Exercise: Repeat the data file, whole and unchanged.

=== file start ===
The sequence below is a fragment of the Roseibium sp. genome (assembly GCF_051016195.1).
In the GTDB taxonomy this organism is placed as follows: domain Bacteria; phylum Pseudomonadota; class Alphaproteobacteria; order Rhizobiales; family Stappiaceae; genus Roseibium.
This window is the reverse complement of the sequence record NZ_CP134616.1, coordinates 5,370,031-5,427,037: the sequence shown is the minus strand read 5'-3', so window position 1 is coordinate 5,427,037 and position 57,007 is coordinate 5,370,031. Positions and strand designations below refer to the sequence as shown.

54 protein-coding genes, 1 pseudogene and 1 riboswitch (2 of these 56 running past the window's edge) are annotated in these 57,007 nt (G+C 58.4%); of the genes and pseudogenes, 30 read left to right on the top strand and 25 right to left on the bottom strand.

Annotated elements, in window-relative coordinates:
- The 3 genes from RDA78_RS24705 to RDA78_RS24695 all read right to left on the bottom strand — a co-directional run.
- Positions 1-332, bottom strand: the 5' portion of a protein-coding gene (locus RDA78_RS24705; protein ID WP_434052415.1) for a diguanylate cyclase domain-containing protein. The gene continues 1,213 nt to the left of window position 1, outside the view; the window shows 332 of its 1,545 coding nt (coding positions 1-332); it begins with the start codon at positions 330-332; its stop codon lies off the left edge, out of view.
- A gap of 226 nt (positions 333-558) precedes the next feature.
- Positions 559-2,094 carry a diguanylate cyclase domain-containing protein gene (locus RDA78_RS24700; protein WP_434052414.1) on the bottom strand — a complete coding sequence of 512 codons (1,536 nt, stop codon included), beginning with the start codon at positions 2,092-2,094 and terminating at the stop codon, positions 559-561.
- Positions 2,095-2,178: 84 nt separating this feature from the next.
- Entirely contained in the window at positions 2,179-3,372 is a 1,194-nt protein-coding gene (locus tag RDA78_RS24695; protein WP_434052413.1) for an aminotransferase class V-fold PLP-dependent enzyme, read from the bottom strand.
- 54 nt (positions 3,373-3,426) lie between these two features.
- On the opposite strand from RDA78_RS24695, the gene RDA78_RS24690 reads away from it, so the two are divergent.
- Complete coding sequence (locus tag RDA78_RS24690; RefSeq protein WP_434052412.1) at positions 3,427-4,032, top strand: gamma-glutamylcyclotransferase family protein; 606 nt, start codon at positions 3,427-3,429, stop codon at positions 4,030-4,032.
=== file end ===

The sequence below is a fragment of the Roseibium sp. genome (assembly GCF_051016195.1).
In the GTDB taxonomy this organism is placed as follows: domain Bacteria; phylum Pseudomonadota; class Alphaproteobacteria; order Rhizobiales; family Stappiaceae; genus Roseibium.
This window is the reverse complement of the sequence record NZ_CP134616.1, coordinates 5,370,031-5,427,037: the sequence shown is the minus strand read 5'-3', so window position 1 is coordinate 5,427,037 and position 57,007 is coordinate 5,370,031. Positions and strand designations below refer to the sequence as shown.

54 protein-coding genes, 1 pseudogene and 1 riboswitch (2 of these 56 running past the window's edge) are annotated in these 57,007 nt (G+C 58.4%); of the genes and pseudogenes, 30 read left to right on the top strand and 25 right to left on the bottom strand.

Annotated elements, in window-relative coordinates:
- The 3 genes from RDA78_RS24705 to RDA78_RS24695 all read right to left on the bottom strand — a co-directional run.
- Positions 1-332, bottom strand: the 5' portion of a protein-coding gene (locus RDA78_RS24705; protein ID WP_434052415.1) for a diguanylate cyclase domain-containing protein. The gene continues 1,213 nt to the left of window position 1, outside the view; the window shows 332 of its 1,545 coding nt (coding positions 1-332); it begins with the start codon at positions 330-332; its stop codon lies off the left edge, out of view.
- A gap of 226 nt (positions 333-558) precedes the next feature.
- Positions 559-2,094 carry a diguanylate cyclase domain-containing protein gene (locus RDA78_RS24700; protein WP_434052414.1) on the bottom strand — a complete coding sequence of 512 codons (1,536 nt, stop codon included), beginning with the start codon at positions 2,092-2,094 and terminating at the stop codon, positions 559-561.
- Positions 2,095-2,178: 84 nt separating this feature from the next.
- Entirely contained in the window at positions 2,179-3,372 is a 1,194-nt protein-coding gene (locus tag RDA78_RS24695; protein WP_434052413.1) for an aminotransferase class V-fold PLP-dependent enzyme, read from the bottom strand.
- 54 nt (positions 3,373-3,426) lie between these two features.
- On the opposite strand from RDA78_RS24695, the gene RDA78_RS24690 reads away from it, so the two are divergent.
- Complete coding sequence (locus tag RDA78_RS24690; RefSeq protein WP_434052412.1) at positions 3,427-4,032, top strand: gamma-glutamylcyclotransferase family protein; 606 nt, start codon at positions 3,427-3,429, stop codon at positions 4,030-4,032.